Research led by a former Lucks Lab postdoc, Dr. James Chappell (now an Assistant Professor in BioSciences at Rice University), was recently published in Nature Communications. The research article “Computational design of small transcription activating RNAs for versatile and dynamic gene regulation” describes the lab’s latest work on a novel and synthetic mechanism for the regulation of gene expression. Small Transcription Activating RNAs (STARs), first described in Nature Chemical Biology, represent a completely synthetic mode of gene regulation at the transcriptional level in which an intrinsic terminator hairpin is placed upstream of the gene to be regulated. In the absence of a STAR, formation of the terminator hairpin prevents gene expression by halting transcription. In the presence of the STAR, the terminator hairpin is disrupted and transcription is allowed to proceed.
The latest STARs paper describes a computational approach that leverages computational RNA structure design tools to create a large library of STARs, with the largest dynamic range ever observed for an RNA-based mechanism (>9,000-fold activation). Furthermore, these next-generation STARs are highly orthogonal and can regulate expression in diverse contexts, both in vivo and in cell free extracts, to tune and optimize multigene metabolic pathways and endogenous E. coli genes, and expand RNA networks.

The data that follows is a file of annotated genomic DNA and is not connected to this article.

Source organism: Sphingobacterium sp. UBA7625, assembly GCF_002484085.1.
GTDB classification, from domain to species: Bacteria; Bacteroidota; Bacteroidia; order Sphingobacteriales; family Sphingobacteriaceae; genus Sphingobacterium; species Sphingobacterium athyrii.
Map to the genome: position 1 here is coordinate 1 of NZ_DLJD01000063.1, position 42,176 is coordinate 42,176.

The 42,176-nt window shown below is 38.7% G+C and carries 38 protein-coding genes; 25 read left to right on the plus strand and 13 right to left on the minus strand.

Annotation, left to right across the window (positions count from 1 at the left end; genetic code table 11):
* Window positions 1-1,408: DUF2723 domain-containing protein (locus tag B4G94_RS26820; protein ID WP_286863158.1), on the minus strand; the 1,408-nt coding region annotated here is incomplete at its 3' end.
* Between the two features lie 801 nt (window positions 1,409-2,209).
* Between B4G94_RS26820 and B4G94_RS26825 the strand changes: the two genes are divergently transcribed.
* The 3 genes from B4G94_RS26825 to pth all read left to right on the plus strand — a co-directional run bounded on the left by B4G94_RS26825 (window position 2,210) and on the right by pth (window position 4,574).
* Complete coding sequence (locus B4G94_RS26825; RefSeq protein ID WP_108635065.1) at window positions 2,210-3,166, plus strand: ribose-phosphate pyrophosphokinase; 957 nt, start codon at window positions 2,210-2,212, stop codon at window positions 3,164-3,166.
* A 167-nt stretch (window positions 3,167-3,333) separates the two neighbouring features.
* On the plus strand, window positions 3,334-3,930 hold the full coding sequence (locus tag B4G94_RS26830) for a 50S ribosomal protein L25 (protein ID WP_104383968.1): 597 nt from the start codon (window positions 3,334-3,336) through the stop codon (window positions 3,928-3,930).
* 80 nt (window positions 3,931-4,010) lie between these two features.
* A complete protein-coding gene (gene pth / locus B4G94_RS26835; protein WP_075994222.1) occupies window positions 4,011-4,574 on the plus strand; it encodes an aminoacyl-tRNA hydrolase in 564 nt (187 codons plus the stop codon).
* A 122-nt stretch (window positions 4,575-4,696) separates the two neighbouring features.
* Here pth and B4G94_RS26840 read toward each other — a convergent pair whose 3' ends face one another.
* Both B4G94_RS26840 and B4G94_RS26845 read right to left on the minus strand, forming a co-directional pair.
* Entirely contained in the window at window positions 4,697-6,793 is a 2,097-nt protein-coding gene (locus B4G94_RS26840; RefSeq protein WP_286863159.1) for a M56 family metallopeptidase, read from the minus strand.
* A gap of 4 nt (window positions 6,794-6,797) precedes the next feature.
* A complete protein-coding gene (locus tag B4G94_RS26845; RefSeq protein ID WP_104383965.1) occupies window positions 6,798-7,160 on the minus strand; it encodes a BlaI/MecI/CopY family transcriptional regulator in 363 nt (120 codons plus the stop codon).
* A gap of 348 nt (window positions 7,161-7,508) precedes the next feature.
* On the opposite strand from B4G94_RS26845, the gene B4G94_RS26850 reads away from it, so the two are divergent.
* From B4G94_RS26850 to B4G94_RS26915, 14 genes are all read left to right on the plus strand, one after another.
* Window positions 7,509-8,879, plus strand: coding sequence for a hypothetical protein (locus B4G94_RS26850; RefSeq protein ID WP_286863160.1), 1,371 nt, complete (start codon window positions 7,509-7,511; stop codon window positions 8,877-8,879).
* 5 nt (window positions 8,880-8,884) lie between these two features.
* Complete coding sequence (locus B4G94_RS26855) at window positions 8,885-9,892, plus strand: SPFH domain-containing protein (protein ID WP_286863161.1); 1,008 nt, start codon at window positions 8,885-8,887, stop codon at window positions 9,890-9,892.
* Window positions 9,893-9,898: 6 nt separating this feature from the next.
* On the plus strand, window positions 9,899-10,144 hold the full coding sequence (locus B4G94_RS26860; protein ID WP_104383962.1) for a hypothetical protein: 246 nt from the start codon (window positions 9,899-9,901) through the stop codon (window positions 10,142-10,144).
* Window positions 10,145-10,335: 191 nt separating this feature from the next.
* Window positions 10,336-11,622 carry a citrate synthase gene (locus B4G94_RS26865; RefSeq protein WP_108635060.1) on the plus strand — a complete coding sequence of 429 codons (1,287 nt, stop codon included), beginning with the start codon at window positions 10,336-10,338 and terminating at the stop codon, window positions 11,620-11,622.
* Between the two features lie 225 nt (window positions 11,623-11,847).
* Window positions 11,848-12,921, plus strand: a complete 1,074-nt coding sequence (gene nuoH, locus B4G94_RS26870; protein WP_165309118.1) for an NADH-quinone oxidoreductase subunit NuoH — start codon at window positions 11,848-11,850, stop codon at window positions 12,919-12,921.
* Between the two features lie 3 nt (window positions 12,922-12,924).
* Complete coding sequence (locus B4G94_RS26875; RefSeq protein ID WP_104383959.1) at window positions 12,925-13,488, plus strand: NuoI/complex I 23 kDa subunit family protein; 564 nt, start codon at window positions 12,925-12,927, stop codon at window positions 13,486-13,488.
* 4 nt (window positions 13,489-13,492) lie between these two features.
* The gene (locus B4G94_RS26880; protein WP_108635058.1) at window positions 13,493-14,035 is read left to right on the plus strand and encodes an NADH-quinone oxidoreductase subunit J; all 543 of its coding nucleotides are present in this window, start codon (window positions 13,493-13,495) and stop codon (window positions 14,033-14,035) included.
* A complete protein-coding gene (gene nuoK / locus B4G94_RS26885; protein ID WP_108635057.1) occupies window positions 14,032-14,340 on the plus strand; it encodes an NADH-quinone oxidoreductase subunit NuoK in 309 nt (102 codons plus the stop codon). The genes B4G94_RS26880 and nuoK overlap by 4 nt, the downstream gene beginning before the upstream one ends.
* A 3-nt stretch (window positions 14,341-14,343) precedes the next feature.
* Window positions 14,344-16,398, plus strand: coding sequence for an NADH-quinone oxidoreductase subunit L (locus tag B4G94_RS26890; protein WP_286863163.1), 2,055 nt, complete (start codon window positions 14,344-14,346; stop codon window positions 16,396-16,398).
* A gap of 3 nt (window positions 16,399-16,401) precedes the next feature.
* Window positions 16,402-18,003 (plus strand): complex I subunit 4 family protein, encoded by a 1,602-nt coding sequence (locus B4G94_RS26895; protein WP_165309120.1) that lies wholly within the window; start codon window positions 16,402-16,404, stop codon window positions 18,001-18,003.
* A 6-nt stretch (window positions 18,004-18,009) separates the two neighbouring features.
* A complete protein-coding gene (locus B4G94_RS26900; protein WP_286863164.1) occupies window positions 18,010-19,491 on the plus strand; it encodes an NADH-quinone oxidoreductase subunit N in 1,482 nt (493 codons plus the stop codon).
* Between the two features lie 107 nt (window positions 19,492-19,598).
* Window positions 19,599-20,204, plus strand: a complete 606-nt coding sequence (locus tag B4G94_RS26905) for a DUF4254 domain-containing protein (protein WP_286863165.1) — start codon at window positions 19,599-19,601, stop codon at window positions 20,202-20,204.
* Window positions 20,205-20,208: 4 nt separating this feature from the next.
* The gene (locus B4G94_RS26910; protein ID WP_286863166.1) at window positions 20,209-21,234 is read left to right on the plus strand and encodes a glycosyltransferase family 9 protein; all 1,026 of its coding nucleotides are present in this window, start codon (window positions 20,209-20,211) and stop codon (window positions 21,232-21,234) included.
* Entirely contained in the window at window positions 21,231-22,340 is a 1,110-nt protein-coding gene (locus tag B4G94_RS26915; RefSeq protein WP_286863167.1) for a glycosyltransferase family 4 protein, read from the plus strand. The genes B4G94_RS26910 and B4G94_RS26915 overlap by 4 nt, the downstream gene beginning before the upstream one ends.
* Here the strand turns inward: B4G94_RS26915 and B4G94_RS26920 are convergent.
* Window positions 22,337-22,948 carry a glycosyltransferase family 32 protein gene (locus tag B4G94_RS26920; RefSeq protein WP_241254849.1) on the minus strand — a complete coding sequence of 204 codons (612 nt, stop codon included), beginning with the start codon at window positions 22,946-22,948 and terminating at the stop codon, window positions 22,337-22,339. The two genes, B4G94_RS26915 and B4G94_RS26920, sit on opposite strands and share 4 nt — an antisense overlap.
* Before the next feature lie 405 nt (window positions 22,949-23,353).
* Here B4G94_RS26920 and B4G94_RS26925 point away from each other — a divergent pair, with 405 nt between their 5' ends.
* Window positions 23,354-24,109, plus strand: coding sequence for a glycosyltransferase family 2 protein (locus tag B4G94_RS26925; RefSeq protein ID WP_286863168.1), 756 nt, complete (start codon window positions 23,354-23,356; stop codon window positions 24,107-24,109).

Matthew Verosloff, a PhD candidate in Northwestern’s Interdisciplinary Biological Sciences Graduate Program who was involved in the work, describes the major advancement of this work as improving “not only the regulation capabilities of pathways to virtually on or off,” and building “a large and diverse toolset with tremendous orthogonality between parts.”
To read more about the work, check out Northwestern’s news article “Creating a Better RNA Switch.”